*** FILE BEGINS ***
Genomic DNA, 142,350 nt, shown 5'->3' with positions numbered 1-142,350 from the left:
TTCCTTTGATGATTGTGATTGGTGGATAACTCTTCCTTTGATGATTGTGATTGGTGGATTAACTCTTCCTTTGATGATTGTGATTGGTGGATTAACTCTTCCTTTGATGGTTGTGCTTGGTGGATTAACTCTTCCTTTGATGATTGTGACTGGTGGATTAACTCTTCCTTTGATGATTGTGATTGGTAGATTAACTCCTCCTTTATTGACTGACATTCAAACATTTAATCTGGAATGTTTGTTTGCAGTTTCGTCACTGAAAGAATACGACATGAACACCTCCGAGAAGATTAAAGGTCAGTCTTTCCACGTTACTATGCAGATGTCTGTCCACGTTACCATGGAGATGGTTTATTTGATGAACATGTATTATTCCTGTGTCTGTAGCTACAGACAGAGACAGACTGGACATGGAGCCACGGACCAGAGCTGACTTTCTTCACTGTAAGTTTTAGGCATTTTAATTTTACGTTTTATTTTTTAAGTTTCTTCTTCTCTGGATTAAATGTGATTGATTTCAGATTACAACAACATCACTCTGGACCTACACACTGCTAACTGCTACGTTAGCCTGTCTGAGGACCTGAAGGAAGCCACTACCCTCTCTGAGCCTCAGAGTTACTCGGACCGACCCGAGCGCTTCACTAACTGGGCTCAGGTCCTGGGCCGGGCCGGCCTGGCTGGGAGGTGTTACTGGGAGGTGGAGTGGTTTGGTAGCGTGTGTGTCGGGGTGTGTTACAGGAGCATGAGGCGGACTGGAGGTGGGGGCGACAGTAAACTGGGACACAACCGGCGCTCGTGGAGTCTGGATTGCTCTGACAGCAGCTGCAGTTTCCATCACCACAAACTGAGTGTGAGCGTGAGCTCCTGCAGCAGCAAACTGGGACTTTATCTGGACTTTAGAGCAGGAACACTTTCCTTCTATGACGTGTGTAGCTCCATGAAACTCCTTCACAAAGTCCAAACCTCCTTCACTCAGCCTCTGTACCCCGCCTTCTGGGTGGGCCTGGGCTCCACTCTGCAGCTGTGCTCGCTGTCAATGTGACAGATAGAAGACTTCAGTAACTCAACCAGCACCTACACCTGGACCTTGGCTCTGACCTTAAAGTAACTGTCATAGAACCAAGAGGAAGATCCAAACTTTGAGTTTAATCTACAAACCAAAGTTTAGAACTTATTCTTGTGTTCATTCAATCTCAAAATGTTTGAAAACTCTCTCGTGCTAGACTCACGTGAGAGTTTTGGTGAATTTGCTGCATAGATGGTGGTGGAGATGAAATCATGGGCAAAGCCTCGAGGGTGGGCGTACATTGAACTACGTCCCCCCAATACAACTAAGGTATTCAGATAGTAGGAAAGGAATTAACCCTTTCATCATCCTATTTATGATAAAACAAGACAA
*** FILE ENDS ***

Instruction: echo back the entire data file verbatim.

Genomic DNA, 142,350 nt, shown 5'->3' with positions numbered 1-142,350 from the left:
TTCCTTTGATGATTGTGATTGGTGGATAACTCTTCCTTTGATGATTGTGATTGGTGGATTAACTCTTCCTTTGATGATTGTGATTGGTGGATTAACTCTTCCTTTGATGGTTGTGCTTGGTGGATTAACTCTTCCTTTGATGATTGTGACTGGTGGATTAACTCTTCCTTTGATGATTGTGATTGGTAGATTAACTCCTCCTTTATTGACTGACATTCAAACATTTAATCTGGAATGTTTGTTTGCAGTTTCGTCACTGAAAGAATACGACATGAACACCTCCGAGAAGATTAAAGGTCAGTCTTTCCACGTTACTATGCAGATGTCTGTCCACGTTACCATGGAGATGGTTTATTTGATGAACATGTATTATTCCTGTGTCTGTAGCTACAGACAGAGACAGACTGGACATGGAGCCACGGACCAGAGCTGACTTTCTTCACTGTAAGTTTTAGGCATTTTAATTTTACGTTTTATTTTTTAAGTTTCTTCTTCTCTGGATTAAATGTGATTGATTTCAGATTACAACAACATCACTCTGGACCTACACACTGCTAACTGCTACGTTAGCCTGTCTGAGGACCTGAAGGAAGCCACTACCCTCTCTGAGCCTCAGAGTTACTCGGACCGACCCGAGCGCTTCACTAACTGGGCTCAGGTCCTGGGCCGGGCCGGCCTGGCTGGGAGGTGTTACTGGGAGGTGGAGTGGTTTGGTAGCGTGTGTGTCGGGGTGTGTTACAGGAGCATGAGGCGGACTGGAGGTGGGGGCGACAGTAAACTGGGACACAACCGGCGCTCGTGGAGTCTGGATTGCTCTGACAGCAGCTGCAGTTTCCATCACCACAAACTGAGTGTGAGCGTGAGCTCCTGCAGCAGCAAACTGGGACTTTATCTGGACTTTAGAGCAGGAACACTTTCCTTCTATGACGTGTGTAGCTCCATGAAACTCCTTCACAAAGTCCAAACCTCCTTCACTCAGCCTCTGTACCCCGCCTTCTGGGTGGGCCTGGGCTCCACTCTGCAGCTGTGCTCGCTGTCAATGTGACAGATAGAAGACTTCAGTAACTCAACCAGCACCTACACCTGGACCTTGGCTCTGACCTTAAAGTAACTGTCATAGAACCAAGAGGAAGATCCAAACTTTGAGTTTAATCTACAAACCAAAGTTTAGAACTTATTCTTGTGTTCATTCAATCTCAAAATGTTTGAAAACTCTCTCGTGCTAGACTCACGTGAGAGTTTTGGTGAATTTGCTGCATAGATGGTGGTGGAGATGAAATCATGGGCAAAGCCTCGAGGGTGGGCGTACATTGAACTACGTCCCCCCAATACAACTAAGGTATTCAGATAGTAGGAAAGGAATTAACCCTTTCATCATCCTATTTATGATAAAACAAGACAA